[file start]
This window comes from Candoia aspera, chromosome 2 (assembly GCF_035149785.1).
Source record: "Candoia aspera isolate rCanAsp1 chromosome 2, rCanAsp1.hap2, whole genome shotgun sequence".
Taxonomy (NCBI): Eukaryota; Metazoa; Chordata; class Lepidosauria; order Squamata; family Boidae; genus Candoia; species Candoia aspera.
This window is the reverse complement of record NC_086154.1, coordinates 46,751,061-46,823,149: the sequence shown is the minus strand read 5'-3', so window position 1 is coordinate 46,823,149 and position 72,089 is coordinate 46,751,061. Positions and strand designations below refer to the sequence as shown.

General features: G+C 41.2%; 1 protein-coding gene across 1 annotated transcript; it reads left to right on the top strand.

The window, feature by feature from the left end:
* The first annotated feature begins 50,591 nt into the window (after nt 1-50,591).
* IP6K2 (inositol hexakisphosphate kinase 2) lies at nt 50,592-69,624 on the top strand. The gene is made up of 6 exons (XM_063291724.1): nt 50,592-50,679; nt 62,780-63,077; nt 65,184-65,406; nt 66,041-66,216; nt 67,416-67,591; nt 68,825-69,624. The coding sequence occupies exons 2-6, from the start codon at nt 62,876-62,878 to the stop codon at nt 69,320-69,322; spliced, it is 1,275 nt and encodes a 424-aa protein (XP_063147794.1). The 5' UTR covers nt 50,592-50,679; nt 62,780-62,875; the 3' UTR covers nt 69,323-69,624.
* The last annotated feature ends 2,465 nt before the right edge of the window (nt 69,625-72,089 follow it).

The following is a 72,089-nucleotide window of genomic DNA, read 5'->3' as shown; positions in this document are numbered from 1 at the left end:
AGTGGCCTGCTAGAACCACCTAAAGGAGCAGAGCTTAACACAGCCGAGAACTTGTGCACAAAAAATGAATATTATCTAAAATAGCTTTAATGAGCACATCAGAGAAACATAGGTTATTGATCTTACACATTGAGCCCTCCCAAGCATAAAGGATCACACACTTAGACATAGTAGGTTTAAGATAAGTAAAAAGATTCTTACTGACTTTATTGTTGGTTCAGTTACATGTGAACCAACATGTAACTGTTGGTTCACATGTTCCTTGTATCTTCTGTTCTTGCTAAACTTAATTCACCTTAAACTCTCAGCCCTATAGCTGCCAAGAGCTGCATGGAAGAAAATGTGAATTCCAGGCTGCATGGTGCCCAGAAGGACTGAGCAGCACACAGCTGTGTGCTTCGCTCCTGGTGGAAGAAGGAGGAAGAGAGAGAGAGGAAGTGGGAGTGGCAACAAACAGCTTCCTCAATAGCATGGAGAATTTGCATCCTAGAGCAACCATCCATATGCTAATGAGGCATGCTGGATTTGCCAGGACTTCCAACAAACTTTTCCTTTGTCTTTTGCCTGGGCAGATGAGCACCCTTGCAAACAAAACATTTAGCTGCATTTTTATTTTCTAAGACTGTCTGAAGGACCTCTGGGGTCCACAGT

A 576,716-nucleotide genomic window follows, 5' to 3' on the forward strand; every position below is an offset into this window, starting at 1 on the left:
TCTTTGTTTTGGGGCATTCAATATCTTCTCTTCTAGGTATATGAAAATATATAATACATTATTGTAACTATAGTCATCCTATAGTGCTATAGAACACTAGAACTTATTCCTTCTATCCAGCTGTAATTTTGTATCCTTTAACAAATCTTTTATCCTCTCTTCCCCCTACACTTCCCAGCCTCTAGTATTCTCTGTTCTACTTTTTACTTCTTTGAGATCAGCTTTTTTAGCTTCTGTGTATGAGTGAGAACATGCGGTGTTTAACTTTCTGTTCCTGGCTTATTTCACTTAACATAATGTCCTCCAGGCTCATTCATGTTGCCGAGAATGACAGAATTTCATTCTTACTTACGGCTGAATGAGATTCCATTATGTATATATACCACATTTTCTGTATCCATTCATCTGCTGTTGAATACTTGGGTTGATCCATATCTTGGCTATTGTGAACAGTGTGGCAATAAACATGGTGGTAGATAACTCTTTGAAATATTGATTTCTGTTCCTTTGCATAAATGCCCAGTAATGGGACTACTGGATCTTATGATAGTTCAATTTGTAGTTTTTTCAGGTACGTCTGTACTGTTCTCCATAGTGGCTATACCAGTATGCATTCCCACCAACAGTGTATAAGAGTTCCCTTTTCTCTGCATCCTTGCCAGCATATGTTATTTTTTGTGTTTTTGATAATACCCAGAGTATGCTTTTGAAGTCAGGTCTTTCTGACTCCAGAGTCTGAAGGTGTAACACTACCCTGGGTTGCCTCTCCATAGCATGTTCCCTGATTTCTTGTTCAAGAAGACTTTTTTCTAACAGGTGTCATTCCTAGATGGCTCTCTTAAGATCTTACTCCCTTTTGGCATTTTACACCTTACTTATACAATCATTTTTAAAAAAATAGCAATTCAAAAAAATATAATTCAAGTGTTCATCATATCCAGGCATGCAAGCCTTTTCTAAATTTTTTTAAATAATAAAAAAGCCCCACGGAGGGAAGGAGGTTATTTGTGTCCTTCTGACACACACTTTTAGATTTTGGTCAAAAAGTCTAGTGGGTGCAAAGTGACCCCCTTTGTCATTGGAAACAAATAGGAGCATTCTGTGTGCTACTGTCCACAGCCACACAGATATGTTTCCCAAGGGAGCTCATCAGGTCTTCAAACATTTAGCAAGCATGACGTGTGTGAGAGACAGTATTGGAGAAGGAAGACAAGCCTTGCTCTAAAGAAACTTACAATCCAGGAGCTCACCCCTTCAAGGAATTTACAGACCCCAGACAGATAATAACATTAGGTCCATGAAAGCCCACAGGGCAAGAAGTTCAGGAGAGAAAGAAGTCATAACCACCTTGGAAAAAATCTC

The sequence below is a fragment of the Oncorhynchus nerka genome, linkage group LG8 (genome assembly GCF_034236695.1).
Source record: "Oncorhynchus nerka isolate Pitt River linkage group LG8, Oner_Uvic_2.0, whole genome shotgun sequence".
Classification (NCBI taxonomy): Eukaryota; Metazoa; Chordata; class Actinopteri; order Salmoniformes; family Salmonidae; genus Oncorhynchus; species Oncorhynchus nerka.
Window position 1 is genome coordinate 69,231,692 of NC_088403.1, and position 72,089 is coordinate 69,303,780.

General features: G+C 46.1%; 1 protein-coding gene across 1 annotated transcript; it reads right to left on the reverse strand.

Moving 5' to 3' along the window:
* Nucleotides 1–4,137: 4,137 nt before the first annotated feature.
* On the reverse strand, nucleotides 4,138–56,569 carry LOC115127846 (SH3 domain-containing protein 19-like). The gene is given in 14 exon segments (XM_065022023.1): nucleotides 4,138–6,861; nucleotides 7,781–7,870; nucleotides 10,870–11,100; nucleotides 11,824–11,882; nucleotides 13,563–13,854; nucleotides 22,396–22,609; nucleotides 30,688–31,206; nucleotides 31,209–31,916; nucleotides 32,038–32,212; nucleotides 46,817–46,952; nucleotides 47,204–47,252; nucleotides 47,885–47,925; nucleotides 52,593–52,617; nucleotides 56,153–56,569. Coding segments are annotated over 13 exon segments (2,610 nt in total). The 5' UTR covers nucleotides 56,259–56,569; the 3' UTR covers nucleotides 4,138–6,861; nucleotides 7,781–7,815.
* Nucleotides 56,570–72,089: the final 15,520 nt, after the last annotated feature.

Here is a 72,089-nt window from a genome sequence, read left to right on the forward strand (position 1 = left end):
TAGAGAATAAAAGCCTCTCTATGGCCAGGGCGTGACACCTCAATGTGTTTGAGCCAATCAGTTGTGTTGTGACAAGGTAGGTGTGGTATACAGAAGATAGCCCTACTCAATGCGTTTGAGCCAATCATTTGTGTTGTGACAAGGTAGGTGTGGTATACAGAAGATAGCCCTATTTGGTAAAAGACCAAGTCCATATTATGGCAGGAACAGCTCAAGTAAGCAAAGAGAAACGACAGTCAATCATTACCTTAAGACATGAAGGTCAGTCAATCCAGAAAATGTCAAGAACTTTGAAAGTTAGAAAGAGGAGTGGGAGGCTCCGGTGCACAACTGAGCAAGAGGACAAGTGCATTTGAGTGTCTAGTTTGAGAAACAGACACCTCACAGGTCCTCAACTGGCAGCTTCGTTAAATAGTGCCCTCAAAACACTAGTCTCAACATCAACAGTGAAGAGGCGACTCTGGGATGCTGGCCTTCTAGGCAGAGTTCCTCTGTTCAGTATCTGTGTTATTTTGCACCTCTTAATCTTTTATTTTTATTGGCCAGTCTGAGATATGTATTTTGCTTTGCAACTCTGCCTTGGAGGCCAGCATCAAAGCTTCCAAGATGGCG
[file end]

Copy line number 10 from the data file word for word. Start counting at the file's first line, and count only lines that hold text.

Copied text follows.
The following is a 72,089-nucleotide window of genomic DNA, read 5'->3' as shown; positions in this document are numbered from 1 at the left end: